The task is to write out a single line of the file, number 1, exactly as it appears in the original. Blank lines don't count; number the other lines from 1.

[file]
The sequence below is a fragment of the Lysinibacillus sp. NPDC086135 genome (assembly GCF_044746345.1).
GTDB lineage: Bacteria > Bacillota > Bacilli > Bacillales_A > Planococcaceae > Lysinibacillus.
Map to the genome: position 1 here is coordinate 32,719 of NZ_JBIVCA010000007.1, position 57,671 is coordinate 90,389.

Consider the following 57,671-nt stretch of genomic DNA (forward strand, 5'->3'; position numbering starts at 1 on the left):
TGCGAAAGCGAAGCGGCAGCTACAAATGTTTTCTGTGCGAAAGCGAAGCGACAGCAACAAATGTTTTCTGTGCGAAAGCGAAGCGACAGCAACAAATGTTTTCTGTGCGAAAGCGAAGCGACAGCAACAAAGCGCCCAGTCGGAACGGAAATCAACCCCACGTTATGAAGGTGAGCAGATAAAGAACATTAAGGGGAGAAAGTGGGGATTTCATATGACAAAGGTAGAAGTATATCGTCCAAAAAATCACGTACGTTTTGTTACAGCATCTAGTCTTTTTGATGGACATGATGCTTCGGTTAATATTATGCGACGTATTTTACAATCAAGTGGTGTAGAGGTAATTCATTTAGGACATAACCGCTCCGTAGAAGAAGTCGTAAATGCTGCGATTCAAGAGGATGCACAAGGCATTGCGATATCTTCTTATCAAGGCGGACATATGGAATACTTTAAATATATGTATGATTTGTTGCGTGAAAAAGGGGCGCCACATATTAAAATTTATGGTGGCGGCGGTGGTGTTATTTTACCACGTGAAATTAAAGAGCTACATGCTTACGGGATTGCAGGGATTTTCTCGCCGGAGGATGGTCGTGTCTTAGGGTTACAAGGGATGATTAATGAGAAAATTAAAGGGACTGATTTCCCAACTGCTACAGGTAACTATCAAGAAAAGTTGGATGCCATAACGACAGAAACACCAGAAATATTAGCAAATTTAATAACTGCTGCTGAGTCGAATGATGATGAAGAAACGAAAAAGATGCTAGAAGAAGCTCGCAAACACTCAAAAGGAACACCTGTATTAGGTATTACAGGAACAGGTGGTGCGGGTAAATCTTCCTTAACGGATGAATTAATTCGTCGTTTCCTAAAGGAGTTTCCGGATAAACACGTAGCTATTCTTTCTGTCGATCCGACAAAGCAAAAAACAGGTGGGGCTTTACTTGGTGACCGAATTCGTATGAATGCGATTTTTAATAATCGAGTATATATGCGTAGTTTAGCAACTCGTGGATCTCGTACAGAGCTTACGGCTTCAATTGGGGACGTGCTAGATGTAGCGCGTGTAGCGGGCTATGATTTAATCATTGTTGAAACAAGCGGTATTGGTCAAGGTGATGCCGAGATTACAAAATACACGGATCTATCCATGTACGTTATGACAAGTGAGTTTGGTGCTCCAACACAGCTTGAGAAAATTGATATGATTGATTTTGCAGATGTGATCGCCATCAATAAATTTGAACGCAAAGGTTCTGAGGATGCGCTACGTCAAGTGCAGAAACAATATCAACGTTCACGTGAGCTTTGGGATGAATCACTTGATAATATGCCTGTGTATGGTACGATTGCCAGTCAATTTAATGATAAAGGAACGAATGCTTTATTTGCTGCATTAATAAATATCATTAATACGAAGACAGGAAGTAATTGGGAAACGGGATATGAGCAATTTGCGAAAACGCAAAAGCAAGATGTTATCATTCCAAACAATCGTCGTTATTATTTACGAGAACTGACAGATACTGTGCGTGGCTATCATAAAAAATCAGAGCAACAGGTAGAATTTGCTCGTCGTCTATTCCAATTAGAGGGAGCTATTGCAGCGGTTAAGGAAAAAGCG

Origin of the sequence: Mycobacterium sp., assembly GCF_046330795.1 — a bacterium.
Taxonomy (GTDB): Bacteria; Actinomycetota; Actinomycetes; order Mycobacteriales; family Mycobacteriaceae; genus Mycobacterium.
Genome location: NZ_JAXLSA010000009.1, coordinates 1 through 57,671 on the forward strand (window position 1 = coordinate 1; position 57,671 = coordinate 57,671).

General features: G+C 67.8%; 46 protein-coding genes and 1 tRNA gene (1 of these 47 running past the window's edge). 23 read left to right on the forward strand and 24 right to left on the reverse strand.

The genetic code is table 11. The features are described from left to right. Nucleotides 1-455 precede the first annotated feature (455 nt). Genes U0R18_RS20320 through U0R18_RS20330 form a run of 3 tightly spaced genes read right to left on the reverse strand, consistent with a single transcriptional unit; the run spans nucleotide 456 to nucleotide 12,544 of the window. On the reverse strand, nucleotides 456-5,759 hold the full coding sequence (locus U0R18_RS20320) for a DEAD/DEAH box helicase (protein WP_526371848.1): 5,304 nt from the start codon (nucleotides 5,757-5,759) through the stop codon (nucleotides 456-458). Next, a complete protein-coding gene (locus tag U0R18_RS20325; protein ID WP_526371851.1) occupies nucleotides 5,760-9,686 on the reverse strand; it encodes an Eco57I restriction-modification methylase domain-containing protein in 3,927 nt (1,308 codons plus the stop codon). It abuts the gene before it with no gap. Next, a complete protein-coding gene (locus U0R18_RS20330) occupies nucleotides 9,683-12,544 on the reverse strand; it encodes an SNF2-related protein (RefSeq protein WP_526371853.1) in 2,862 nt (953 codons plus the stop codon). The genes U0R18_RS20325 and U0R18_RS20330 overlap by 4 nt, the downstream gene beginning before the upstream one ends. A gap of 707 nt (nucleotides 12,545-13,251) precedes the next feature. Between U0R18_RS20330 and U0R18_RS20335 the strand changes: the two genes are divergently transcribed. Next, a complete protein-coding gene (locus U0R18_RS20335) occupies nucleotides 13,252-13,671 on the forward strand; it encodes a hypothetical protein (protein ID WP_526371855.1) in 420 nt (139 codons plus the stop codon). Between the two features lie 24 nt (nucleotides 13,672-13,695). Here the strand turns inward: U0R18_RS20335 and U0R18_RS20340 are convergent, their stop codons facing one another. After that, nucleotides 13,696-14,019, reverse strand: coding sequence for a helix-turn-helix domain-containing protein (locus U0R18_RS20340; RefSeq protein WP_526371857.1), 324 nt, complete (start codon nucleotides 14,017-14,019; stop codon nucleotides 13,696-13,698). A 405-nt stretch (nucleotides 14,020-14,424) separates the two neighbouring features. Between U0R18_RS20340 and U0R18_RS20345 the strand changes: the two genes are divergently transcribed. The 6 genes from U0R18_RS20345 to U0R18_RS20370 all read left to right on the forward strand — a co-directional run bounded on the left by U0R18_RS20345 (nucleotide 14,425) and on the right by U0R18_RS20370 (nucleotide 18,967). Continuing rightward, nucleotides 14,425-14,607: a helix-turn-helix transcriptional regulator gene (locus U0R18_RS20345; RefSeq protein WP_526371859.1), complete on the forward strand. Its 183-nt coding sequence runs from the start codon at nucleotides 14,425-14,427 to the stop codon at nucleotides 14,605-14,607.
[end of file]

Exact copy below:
The sequence below is a fragment of the Lysinibacillus sp. NPDC086135 genome (assembly GCF_044746345.1).